PICO NEIGHBORHOOD — When your job entails helping people, some of whom have been homeless for years, kick their addiction to drugs or alcohol, the last thing you want to do is turn them away.
But that’s the painful decision senior counselor Michael Riches and his colleagues at the CLARE Foundation are forced to make daily because the demand for their services is so great, while their capacity to deliver help is not.
“One of the hardest things to do in this job is to look at someone who is hurting and tell them no,” said Riches, a recovering alcoholic who once was a client at CLARE, a nonprofit on Pico Boulevard that has offered treatment and recovery services in Santa Monica since 1970. “Many times these are people who have been living on the street, they are broken with low self-esteem and to say that we don’t have any beds for them is hard for me and everyone who works here.”
Riches knows he will be turning people away less frequently thanks to a $2 million renovation of CLARE’s detox/primary facility. The facility will provide food, shelter and a safe place to recover to over 1,500 people a year. That’s 300 more people a year that Riches can help on their difficult journey to sobriety.
The renovation, which was 10 years in the making, relied on funding from state and local agencies, foundations, corporations and numerous individuals.
For over 35 years, the two buildings that house the detox/primary facility were in poor shape and in serious need for an upgrade, said CLARE Executive Director Nicholas Vrataric. The buildings are 50 and 75 years old, respectively, and one is a former sports bar. The layout was not conducive to providing services, let alone residential treatment and the buildings were decaying.
“The conditions of the buildings did not match the quality of treatment our clients were receiving,” Vrataric said.
The reconstruction will provide ample meeting and counseling space as well as a welcoming atmosphere for individuals seeking recovery.
CLARE is a critical partner in City Hall’s efforts to reduce the number of people living on the streets, said Julie Rusk, City Hall’s human resources director. Police officers and service providers refer homeless individuals to CLARE.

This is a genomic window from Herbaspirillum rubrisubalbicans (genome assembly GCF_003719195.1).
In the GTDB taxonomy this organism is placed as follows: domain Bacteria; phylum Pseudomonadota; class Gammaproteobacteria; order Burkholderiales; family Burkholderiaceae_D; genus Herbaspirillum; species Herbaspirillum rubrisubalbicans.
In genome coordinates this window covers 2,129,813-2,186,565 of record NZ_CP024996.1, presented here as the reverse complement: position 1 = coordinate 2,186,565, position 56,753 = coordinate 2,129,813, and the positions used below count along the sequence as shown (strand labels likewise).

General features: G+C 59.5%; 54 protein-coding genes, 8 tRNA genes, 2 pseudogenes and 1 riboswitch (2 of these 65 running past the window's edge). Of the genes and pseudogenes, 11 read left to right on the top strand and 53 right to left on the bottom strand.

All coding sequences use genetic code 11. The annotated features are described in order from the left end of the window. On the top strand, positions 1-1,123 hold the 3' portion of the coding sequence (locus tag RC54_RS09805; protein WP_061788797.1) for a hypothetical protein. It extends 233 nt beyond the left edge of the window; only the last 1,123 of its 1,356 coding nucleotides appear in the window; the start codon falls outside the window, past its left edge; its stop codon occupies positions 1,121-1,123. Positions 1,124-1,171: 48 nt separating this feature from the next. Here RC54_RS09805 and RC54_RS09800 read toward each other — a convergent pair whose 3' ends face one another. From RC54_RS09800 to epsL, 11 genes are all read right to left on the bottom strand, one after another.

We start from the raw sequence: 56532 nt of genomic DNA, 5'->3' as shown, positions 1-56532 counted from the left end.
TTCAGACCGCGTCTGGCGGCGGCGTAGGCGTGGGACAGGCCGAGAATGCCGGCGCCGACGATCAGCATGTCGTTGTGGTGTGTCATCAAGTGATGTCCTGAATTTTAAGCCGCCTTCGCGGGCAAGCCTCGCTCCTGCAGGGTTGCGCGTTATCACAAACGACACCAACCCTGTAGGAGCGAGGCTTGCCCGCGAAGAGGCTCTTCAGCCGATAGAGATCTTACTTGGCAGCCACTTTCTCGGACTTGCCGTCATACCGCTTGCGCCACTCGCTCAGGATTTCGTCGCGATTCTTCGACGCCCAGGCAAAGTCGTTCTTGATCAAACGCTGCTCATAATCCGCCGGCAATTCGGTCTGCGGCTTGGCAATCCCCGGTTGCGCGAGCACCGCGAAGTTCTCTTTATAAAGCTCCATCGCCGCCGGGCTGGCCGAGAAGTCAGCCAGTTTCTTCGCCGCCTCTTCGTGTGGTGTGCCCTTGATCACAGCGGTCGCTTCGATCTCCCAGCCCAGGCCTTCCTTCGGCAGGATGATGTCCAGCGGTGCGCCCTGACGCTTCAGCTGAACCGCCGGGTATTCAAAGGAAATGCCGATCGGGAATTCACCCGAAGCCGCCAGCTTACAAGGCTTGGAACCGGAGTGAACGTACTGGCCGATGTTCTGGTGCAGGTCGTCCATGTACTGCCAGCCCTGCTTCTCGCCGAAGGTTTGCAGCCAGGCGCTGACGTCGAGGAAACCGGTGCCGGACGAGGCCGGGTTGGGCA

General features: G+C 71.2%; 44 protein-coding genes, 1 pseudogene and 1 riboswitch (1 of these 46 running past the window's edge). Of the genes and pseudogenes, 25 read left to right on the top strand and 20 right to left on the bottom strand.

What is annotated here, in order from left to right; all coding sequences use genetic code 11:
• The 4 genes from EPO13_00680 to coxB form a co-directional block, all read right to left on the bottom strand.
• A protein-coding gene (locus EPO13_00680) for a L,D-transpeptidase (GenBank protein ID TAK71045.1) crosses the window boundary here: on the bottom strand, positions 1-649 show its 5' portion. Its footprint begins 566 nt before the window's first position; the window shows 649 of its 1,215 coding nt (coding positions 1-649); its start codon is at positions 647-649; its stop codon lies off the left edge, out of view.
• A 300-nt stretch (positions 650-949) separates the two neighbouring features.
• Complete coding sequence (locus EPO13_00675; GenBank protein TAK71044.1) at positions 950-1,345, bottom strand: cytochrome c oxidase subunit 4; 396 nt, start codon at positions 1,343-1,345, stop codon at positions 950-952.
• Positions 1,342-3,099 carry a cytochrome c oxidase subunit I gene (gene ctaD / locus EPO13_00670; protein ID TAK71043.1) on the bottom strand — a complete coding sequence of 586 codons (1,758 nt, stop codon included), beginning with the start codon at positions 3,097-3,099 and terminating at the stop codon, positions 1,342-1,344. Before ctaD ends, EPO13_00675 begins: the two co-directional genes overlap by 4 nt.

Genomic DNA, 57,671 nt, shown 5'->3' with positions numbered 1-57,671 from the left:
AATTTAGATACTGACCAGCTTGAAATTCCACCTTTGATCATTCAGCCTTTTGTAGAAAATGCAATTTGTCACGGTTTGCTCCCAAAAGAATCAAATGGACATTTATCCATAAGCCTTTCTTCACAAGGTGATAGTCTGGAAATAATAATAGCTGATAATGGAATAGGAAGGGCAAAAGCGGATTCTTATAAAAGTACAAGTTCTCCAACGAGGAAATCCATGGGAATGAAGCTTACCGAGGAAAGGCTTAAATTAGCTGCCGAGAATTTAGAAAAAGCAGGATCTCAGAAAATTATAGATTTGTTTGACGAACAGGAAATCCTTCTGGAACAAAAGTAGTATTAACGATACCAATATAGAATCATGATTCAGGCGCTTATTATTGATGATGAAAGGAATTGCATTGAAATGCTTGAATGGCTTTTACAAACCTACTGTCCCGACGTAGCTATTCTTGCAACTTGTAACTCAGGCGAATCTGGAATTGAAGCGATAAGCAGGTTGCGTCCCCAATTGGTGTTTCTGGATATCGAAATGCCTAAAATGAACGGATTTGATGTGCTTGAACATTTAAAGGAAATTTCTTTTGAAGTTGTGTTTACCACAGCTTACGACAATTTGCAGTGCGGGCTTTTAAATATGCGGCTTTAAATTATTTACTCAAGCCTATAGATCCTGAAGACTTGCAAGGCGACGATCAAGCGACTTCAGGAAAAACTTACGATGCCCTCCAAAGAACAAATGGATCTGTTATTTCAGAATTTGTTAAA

Since 1980, City Hall has provided CLARE with over $3 million in grants. CLARE’s first grant from City Hall was $22,000 for the Senior Citizen Alcohol Program. In the mid ‘80s the grant steadily increased to over $80,000, and City Hall now provides CLARE with over $160,000 annually in operating support.
City Hall recently provided $255,000 to help CLARE rehabilitate an old apartment building that will be home to an integrated women’s recovery center.
“For years, I have watched your CLARE babies bitch about the rules, complain about the chores,” Santa Monica Councilman Kevin McKeown said, “and they learned to listen and they’ve kept coming back and 90 percent of them have finished your program and have gone on to live in the community and have a job and become productive members of Santa Monica and the regional community.
“What a benefit that has been to all of us.”
Ralph Mechur of Ralph Mechur Architects was in charge of the remodel and said he wanted to create a space that was welcoming, soothing and conducive to recovery. The new interior is a far cry from the old one, which he described as “dingy.”
The remodel will definitely help with the recovery, Riches said.
“To come into a place that’s clean after living on the streets pushing carts around will be a big help,” he said. “Having a clean and safe place to recover will go a long way in helping them realize they can also become a part of society again by embracing a clean way of living.”